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What Does the Future Hold for Autism Families?

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February 2017 presentation, by Jill Escher, MA, JD, via Germline Exposure, from the Autism in the Family Conference.

Sources : http://www.germlineexposures.org/what-does-the-future-hold.html
PDF : http://www.germlineexposures.org/uploads/6/4/0/9/6409433/whatdoesfutureholdforautismfamilies.pdf

Published in: Health & Medicine
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What Does the Future Hold for Autism Families?

  1. 1. What Does the Future Hold for Autism Families? Jill Escher Claradon Properties, LLC
  2. 2. First, a little bit about…
  3. 3. SFAutismSociety.org RESOURCES Yes, that’s a large handsome man in the women’s room Immersed: An unflinching view of severe autism For adults with autism, the many layers of “community” NEWSLETTER Sign up CALENDAR BLOG
  4. 4. Coming up April 15 March-May December 2 Webinar Series 2017 Conference • Employment • Police encounters • ECT • ASD Research • Sexuality, hygiene • Social opportunities Dance-a-thon • Groooooovy multi- beneficiary fundraiser • At Stanford University • Registration in September March 23 Cannabis Klatch Sold out
  5. 5. 2014: A Place for Us: Supported Housing Solutions for Adults with Autism/DD 2015: Let a Thousand Flowers Bloom: The Bay Area Adult Autism/DD Programs & Housing Summit Conference Archives 2016: Into the Future: An Adult Autism/DD Planning Workshop
  6. 6. What does the future hold for autism families? Now, onto… “Hmmm… I see autism in your family.”
  7. 7. “Autism is a whole family condition.” —Jim Ball,ASA Nonverbal ASD Deeply affected And … extended family, employers, taxpayers, school districts, social welfare systems, justice system, health care system, friends, and on and on….
  8. 8. Prediction One: A growing panic…
  9. 9. A Growing Panic: Why? 1. California’s autism population is exploding. 6. Outdated policy headed in wrong direction. 2. Children with autism become adults with autism. Autism is a remarkably treatment-resistant condition. 3. Autism parents are aging and often bear crushing responsibility. 4. Adult care can be staggeringly expensive and complicated. 5. Limited public resources; restrictive eligibility criteria.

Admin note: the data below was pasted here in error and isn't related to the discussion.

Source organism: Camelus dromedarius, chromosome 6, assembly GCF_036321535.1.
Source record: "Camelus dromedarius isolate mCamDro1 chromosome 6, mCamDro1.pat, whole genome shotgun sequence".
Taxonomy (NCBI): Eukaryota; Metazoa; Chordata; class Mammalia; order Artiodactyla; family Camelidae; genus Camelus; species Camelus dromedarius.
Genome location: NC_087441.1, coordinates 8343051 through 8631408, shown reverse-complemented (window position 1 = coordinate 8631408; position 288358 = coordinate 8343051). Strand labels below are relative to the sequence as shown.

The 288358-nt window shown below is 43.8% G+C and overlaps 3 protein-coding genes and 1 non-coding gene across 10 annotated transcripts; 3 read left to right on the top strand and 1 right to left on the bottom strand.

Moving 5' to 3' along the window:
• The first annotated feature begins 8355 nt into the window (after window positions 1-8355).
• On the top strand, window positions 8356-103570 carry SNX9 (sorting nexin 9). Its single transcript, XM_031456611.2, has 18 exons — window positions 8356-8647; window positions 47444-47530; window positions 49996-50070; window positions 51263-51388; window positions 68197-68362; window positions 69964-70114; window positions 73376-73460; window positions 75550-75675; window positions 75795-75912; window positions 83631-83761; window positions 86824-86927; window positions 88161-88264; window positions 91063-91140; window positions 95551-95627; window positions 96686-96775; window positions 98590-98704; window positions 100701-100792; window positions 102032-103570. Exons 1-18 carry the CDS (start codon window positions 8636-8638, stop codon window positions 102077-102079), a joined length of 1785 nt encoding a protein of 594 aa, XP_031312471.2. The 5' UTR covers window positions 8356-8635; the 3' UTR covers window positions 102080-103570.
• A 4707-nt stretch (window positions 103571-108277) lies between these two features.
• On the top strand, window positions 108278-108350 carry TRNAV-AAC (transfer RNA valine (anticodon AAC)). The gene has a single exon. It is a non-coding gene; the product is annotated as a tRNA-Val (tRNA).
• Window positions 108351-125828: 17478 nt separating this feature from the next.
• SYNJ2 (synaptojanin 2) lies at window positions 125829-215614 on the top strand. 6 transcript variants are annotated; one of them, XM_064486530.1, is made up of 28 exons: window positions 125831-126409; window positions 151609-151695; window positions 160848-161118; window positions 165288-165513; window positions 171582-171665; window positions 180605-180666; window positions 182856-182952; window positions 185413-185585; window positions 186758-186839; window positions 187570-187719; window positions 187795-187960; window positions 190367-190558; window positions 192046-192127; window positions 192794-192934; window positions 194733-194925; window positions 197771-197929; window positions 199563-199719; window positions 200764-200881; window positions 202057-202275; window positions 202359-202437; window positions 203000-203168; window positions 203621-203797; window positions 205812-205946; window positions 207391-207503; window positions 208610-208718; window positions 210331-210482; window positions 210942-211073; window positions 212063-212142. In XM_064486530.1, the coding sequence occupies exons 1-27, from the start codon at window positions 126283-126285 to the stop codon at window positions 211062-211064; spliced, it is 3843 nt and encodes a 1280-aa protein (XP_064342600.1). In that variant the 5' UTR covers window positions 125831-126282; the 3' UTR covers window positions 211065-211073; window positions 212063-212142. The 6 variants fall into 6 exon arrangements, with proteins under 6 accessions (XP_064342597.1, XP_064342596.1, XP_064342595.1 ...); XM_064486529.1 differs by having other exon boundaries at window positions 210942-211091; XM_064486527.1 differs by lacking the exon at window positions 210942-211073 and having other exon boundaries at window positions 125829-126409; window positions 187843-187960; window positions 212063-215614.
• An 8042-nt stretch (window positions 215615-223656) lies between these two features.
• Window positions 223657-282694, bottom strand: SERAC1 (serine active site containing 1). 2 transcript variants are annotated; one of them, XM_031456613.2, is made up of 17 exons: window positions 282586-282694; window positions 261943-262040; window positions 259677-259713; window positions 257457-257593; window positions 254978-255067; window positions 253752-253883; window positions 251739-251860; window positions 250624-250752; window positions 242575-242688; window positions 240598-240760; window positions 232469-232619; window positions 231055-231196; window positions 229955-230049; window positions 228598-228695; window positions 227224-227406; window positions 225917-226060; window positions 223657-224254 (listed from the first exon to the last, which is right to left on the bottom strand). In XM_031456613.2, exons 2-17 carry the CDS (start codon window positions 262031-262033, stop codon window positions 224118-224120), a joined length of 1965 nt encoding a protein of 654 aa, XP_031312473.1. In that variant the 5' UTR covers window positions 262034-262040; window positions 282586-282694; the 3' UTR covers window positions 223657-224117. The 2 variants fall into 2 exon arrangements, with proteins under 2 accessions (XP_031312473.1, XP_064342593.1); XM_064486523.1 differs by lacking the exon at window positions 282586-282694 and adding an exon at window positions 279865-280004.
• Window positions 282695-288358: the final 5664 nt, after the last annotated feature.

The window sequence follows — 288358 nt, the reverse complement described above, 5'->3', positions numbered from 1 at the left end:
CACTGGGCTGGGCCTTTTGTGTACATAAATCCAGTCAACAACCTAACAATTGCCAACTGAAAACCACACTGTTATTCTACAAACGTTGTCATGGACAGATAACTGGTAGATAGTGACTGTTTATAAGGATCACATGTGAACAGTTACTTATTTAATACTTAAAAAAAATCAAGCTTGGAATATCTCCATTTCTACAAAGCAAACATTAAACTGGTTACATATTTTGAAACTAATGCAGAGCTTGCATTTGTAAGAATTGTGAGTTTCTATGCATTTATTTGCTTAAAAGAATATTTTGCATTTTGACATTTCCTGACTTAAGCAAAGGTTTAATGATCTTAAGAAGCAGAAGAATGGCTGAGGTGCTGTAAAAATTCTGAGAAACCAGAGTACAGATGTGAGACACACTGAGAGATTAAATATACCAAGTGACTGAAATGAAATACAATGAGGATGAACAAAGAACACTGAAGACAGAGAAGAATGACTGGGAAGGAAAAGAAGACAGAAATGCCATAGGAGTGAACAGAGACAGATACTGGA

10. 10. Prediction Two: Bye-bye autism Kool-Aid
  11. 11. “It’s just better ascertainment.” “It’s just diagnostic shift.” “Even Einstein was autistic.” “Autism’s always been around, just hidden under other labels.” “Autism is a gift, handed down through the generations from our ancestors.”
  12. 12. 0 22500 45000 67500 90000 1980 2016 DDS Autism Cases by Birth Year DDS Autism Cases: 1980 v 2016 • Early 1980s: 2,000± DDS autism cases. Today 91,000. • Within 20 years California DDS adult autism will quadruple The increase is real, the social services implications are dire. We are facing a national emergency. Calif DDS Autism Soon = 100,000
  13. 13. Prediction Three: Shaking up tired old policy
  14. 14. 1. Federal Government’s Quiet War Against Adults with Autism (Medicaid restrictions). 2. Questionable priorities (prisons, walls, trips to Mars); while ignoring autism tsunami, essential human services. 3. No federal or state housing plan. 4. State focus on spending for less than .5% of DD population; little long-term planning for 95.5%. What to do…? Beastly, Outdated, Smokin’ Weed Policy Claradon Properties, LLC
  15. 15. With this unprecedented crisis and must bring federal and state policy into the 21st century of autism. One priority…
  16. 16. Prediction Four: Tons of “institutions” (no not like that)
  17. 17. We must strengthen autism-serving “institutions” State “Institution” (big “I”) v. Community “institutions” (small “i”) —How? Tax reforms and incentives —Smarter funding streams —Empower parents to create housing / programs
  18. 18. Prediction Five: The break-up (of sorts)
  19. 19. He’s “sick.” He’s “on the spectrum.” Our Land of Vague Fuzzies A head cold? Stage 4 lung cancer? Hangover? Acute lead poisoning? A tummy bug? Ebola? A prodigious memory? Nonverbal and self-injurious? Social anxiety? Needs 24/7 care due to severe mental disability?